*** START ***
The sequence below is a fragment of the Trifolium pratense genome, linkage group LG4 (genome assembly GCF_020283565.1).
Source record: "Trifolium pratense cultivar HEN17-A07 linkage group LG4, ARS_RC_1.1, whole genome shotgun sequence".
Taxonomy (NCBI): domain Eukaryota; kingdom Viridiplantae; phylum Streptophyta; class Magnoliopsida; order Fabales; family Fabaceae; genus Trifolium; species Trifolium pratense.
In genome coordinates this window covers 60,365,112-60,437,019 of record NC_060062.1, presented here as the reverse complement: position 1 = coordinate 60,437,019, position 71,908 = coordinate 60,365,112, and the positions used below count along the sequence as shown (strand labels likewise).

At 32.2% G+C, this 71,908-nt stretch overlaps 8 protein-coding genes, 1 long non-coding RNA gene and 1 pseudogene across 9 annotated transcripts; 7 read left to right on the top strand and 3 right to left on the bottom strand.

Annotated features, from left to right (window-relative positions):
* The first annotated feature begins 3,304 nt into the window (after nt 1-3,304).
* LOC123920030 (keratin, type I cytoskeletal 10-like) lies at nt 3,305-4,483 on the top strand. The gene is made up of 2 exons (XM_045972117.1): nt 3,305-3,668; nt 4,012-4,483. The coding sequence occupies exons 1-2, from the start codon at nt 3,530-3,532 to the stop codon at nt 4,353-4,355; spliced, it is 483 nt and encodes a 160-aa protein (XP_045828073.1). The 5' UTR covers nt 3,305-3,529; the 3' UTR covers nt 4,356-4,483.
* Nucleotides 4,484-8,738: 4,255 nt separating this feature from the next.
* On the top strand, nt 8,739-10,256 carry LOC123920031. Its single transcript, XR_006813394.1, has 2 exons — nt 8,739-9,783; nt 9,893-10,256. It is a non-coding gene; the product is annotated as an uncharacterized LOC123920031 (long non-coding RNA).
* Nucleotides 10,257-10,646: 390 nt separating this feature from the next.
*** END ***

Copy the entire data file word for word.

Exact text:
The sequence below is a fragment of the Trifolium pratense genome, linkage group LG4 (genome assembly GCF_020283565.1).
Source record: "Trifolium pratense cultivar HEN17-A07 linkage group LG4, ARS_RC_1.1, whole genome shotgun sequence".
Taxonomy (NCBI): domain Eukaryota; kingdom Viridiplantae; phylum Streptophyta; class Magnoliopsida; order Fabales; family Fabaceae; genus Trifolium; species Trifolium pratense.
In genome coordinates this window covers 60,365,112-60,437,019 of record NC_060062.1, presented here as the reverse complement: position 1 = coordinate 60,437,019, position 71,908 = coordinate 60,365,112, and the positions used below count along the sequence as shown (strand labels likewise).

At 32.2% G+C, this 71,908-nt stretch overlaps 8 protein-coding genes, 1 long non-coding RNA gene and 1 pseudogene across 9 annotated transcripts; 7 read left to right on the top strand and 3 right to left on the bottom strand.

Annotated features, from left to right (window-relative positions):
* The first annotated feature begins 3,304 nt into the window (after nt 1-3,304).
* LOC123920030 (keratin, type I cytoskeletal 10-like) lies at nt 3,305-4,483 on the top strand. The gene is made up of 2 exons (XM_045972117.1): nt 3,305-3,668; nt 4,012-4,483. The coding sequence occupies exons 1-2, from the start codon at nt 3,530-3,532 to the stop codon at nt 4,353-4,355; spliced, it is 483 nt and encodes a 160-aa protein (XP_045828073.1). The 5' UTR covers nt 3,305-3,529; the 3' UTR covers nt 4,356-4,483.
* Nucleotides 4,484-8,738: 4,255 nt separating this feature from the next.
* On the top strand, nt 8,739-10,256 carry LOC123920031. Its single transcript, XR_006813394.1, has 2 exons — nt 8,739-9,783; nt 9,893-10,256. It is a non-coding gene; the product is annotated as an uncharacterized LOC123920031 (long non-coding RNA).
* Nucleotides 10,257-10,646: 390 nt separating this feature from the next.